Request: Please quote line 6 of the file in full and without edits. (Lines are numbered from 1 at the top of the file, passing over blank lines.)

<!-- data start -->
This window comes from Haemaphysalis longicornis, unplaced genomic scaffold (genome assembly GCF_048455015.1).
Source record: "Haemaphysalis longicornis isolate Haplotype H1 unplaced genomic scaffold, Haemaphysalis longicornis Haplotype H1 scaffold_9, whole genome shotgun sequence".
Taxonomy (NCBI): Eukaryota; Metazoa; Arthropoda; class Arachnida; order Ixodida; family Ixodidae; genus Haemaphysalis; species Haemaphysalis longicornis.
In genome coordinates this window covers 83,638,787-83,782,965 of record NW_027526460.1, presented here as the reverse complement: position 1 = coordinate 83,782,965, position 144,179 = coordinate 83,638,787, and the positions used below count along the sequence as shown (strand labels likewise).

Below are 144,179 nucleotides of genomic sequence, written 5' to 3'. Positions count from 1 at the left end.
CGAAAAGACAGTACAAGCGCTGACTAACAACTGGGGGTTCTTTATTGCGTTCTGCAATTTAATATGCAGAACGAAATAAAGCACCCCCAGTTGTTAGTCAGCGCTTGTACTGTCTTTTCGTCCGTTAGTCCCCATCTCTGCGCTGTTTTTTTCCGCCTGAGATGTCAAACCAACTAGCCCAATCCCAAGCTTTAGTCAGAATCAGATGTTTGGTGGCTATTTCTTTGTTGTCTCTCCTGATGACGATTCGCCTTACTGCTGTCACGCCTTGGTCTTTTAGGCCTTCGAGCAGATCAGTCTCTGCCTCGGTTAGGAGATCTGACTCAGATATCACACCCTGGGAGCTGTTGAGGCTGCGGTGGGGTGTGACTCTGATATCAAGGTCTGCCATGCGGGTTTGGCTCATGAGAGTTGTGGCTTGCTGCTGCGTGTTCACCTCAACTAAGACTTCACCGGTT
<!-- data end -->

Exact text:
CGAAAAGACAGTACAAGCGCTGACTAACAACTGGGGGTTCTTTATTGCGTTCTGCAATTTAATATGCAGAACGAAATAAAGCACCCCCAGTTGTTAGTCAGCGCTTGTACTGTCTTTTCGTCCGTTAGTCCCCATCTCTGCGCTGTTTTTTTCCGCCTGAGATGTCAAACCAACTAGCCCAATCCCAAGCTTTAGTCAGAATCAGATGTTTGGTGGCTATTTCTTTGTTGTCTCTCCTGATGACGATTCGCCTTACTGCTGTCACGCCTTGGTCTTTTAGGCCTTCGAGCAGATCAGTCTCTGCCTCGGTTAGGAGATCTGACTCAGATATCACACCCTGGGAGCTGTTGAGGCTGCGGTGGGGTGTGACTCTGATATCAAGGTCTGCCATGCGGGTTTGGCTCATGAGAGTTGTGGCTTGCTGCTGCGTGTTCACCTCAACTAAGACTTCACCGGTT